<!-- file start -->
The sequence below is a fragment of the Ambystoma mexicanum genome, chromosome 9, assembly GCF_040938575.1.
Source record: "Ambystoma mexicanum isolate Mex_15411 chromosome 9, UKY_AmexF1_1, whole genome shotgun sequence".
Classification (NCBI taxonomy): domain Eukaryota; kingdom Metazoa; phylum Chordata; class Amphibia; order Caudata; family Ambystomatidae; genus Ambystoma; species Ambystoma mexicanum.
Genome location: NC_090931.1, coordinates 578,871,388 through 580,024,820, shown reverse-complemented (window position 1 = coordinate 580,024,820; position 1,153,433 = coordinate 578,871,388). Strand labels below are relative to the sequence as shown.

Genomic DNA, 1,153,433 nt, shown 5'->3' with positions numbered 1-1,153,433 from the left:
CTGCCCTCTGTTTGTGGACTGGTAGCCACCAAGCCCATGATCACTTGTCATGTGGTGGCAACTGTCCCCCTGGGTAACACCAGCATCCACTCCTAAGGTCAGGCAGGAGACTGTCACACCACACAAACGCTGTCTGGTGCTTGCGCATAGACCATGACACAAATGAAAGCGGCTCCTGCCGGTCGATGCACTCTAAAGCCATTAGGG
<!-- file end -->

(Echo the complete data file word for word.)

The sequence below is a fragment of the Ambystoma mexicanum genome, chromosome 9, assembly GCF_040938575.1.
Source record: "Ambystoma mexicanum isolate Mex_15411 chromosome 9, UKY_AmexF1_1, whole genome shotgun sequence".
Classification (NCBI taxonomy): domain Eukaryota; kingdom Metazoa; phylum Chordata; class Amphibia; order Caudata; family Ambystomatidae; genus Ambystoma; species Ambystoma mexicanum.
Genome location: NC_090931.1, coordinates 578,871,388 through 580,024,820, shown reverse-complemented (window position 1 = coordinate 580,024,820; position 1,153,433 = coordinate 578,871,388). Strand labels below are relative to the sequence as shown.

Genomic DNA, 1,153,433 nt, shown 5'->3' with positions numbered 1-1,153,433 from the left:
CTGCCCTCTGTTTGTGGACTGGTAGCCACCAAGCCCATGATCACTTGTCATGTGGTGGCAACTGTCCCCCTGGGTAACACCAGCATCCACTCCTAAGGTCAGGCAGGAGACTGTCACACCACACAAACGCTGTCTGGTGCTTGCGCATAGACCATGACACAAATGAAAGCGGCTCCTGCCGGTCGATGCACTCTAAAGCCATTAGGG